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Thursday, July 21, 2016 12:20 am

The burdens of office

Doing good by doing nothing

I know that my life makes you nervous
But I tell you that I can’t live in service
Like the doctor born for a purpose
— The Clash/”Rudie Can’t Fail”

Critical though I feel obliged to be of their decisions, at one level I feel a deep empathy with Misters Madigan, Emanuel and Rauner. I too have known the burdens of office. I never carried those burdens, but I knew them.

As I confessed in “My life of service,” in 1965-66 I was president of Springfield High School’s Interact Club, the service club for boys sponsored by the local Rotary Club. Becoming an “Interactor,” we were promised, would teach us the importance of 1) developing leadership skills and personal integrity, 2) demonstrating helpfulness and respect for others, 3) understanding the value of individual responsibility and hard work and 4) advancing international understanding and goodwill.

It was all the icky parts of the Boy Scouts without any of the fun in the woods.

If the adult Rotarians were looking to build their businesses through social contacts, we baby Rotarians were looking to build our college applications through service club membership that proved us to be “well-rounded.” Our commitment to service in short was to serve ourselves.

That explained why I joined Interact. But why did I run for president? I have no idea. Vanity, probably, or status-seeking. Maybe it was because Charlie Blanchard had been the club president before me, and I liked Charlie and wanted to be like him; that was like a plate wanting to be cheese, but the young are a hopeful lot. My “opponent” was Larry May, an outgoing, smart guy whom I liked. Larry recognized in ways I did not that this whole thing was a joke, and he made a speech in which he said pretty much it’ll be great and we’ll have a good time or something similar, which was a great platform – more than a couple of real presidents have won on it – and I voted for Larry myself.

Me, I made a speech, a proper, written-out speech. I was always doing something like that, taking stupid things seriously and dismissing important things as stupid. I probably just cribbed stuff from an Interact brochure – years, later I would make a living by doing such things and calling the result magazine articles. Anyway, I won, put over the top, I suspect, by that faction of the membership raised in Sunday schools and thus vulnerable to my rhetorical blend of sanctimony and moonbeams.

Achieving well-roundedness required that we – I here use the royal “we” – devote ourselves for a few hours now and then to at least two community service projects that embodied the Interact motto, “Service above Self.” I wanted to be of service to someone, preferably my comely classmate J., but Interact was above all that sort of thing. An Interact Club in Buenos Aires that year financed and ran a cafeteria that provided meals to 120 poor kids every day. In India they collected money to buy books for kids who otherwise wouldn’t have any. In Colombia, Interactors distributed emergency food to flood victims. In Helsinki, high schoolers repaired toys for orphans.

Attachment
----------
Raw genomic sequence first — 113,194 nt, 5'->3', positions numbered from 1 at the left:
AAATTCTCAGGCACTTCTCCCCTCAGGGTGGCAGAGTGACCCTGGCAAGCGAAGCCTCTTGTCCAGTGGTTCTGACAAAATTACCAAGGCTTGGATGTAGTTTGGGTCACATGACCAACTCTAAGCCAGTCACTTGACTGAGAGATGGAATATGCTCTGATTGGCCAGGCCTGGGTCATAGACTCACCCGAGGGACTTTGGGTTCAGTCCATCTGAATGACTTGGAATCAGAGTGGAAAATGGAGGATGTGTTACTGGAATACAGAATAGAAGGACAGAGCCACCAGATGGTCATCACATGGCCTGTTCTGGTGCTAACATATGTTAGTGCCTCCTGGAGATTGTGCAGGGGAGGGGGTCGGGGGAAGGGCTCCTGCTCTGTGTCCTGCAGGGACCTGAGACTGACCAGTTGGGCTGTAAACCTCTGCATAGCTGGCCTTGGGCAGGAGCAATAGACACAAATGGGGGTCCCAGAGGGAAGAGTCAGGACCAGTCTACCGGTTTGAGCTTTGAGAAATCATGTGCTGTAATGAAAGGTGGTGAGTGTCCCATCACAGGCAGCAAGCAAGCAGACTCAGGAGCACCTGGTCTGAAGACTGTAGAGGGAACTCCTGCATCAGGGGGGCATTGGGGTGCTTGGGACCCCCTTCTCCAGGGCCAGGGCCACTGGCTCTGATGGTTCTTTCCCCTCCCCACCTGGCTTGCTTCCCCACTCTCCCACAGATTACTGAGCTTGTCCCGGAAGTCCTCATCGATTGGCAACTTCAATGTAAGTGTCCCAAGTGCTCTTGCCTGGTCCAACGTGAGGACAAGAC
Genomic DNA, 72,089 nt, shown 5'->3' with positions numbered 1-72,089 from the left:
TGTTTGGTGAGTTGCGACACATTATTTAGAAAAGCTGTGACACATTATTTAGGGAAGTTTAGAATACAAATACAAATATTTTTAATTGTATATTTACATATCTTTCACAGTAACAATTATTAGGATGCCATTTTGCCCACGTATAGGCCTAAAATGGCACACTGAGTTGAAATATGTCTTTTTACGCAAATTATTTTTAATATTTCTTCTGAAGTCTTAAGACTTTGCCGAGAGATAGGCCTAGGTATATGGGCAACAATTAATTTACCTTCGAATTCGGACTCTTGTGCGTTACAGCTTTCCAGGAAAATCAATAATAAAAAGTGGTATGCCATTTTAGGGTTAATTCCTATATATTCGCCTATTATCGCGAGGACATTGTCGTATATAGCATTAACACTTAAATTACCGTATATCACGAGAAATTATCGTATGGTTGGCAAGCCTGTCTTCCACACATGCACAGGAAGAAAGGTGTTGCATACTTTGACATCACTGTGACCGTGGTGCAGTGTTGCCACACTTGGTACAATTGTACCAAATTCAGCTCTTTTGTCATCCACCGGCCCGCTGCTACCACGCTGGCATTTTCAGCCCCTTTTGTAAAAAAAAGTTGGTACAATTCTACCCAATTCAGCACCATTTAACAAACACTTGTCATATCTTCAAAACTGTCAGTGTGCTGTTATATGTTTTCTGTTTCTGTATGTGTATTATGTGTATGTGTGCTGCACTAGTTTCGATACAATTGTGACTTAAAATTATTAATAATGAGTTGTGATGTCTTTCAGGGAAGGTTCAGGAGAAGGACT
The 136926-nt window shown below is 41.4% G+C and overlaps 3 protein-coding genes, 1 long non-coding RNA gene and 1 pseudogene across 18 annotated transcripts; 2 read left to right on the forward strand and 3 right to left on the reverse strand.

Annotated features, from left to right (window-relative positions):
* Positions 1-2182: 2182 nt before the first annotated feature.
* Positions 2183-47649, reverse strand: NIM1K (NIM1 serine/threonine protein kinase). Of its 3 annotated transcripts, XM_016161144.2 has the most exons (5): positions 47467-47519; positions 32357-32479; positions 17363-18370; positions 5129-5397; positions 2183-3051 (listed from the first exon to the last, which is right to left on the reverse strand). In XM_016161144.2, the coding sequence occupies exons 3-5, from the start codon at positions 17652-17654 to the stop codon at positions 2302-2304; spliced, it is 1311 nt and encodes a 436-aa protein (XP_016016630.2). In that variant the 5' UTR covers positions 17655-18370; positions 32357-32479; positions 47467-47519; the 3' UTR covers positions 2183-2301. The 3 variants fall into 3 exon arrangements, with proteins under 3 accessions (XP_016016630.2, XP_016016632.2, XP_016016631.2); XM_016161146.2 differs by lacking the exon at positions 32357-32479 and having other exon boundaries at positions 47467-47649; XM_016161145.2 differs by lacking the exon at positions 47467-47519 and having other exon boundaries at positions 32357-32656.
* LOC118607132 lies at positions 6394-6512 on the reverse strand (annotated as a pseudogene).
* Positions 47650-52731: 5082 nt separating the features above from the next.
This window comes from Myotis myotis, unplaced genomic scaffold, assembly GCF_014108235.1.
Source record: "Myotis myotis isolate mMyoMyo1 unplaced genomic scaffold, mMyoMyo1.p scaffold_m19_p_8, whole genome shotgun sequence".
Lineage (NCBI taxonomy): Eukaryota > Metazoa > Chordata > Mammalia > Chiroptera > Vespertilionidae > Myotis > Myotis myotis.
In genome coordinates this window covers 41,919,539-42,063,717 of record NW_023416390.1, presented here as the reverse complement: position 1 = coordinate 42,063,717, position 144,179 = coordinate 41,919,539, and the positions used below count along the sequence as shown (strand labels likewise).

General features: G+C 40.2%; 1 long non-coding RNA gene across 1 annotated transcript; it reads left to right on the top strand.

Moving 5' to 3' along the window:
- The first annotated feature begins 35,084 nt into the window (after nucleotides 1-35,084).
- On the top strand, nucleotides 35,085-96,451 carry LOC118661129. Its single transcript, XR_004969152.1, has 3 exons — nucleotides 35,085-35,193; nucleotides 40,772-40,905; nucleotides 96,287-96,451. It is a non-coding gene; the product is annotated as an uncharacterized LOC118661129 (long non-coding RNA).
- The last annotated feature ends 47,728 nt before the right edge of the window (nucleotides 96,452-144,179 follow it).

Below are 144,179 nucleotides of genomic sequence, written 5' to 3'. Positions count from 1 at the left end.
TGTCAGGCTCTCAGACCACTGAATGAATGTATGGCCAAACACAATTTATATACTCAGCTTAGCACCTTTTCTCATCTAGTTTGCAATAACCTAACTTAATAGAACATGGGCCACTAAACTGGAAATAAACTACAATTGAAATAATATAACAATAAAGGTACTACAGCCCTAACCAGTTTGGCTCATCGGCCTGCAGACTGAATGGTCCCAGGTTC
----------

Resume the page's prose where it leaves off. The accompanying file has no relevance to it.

And in Springfield, Illinois? According to the 1966 yearbook of Springfield High School, our “year of service began at the sophomore orientation program and continued with the handling of the football concession at Memorial Stadium, College Day and the Homecoming bonfire. As the year progressed, Interact sold Cokes at the Springfield Theater Guild, served the sponsoring Rotary Club, and donated toward the cost of landscaping the front lawn of the school.”

All news to me. The yearbook also revealed that we sponsored the Christmas food baskets program for the needy and made substantial monetary contributions to Intra-City’s Can and Dime Drive – at least I can walk the streets of Helsinki with my head held high. But I don’t recall the sophomore orientation. (Surely orienting sophomores is better left to the professionals.) College Day? Bonfire?

All of this serving was done without any leadership at all from me. Electing someone like me president of anything will leave anyone deeply skeptical of the wisdom of crowds. (My own doubts about democracy, oft expressed in print, date from this event.) When it came to running the club, I played George W. Bush to – well, I don’t even remember who my Dick Cheney was. I know that things got done. But who organized the work teams? Who knew how to run a concession stand? Build a bonfire? Decorate a parade float? I suspect that Tom Hughes, our faculty adviser, played modern parent and “helped” us with our homework, so to speak.

I left office having become slightly more rounded than I had been. I learned that the secret of good leadership is having good followers, that a good leader does not try to impose an agenda on good people who are probably smarter than you are anyway, nor does he succumb to any ideology of leadership. Just do the work that needs to be done, and hope for the best.  

Contact James Krohe Jr. at CaptBogue@outlook.com.

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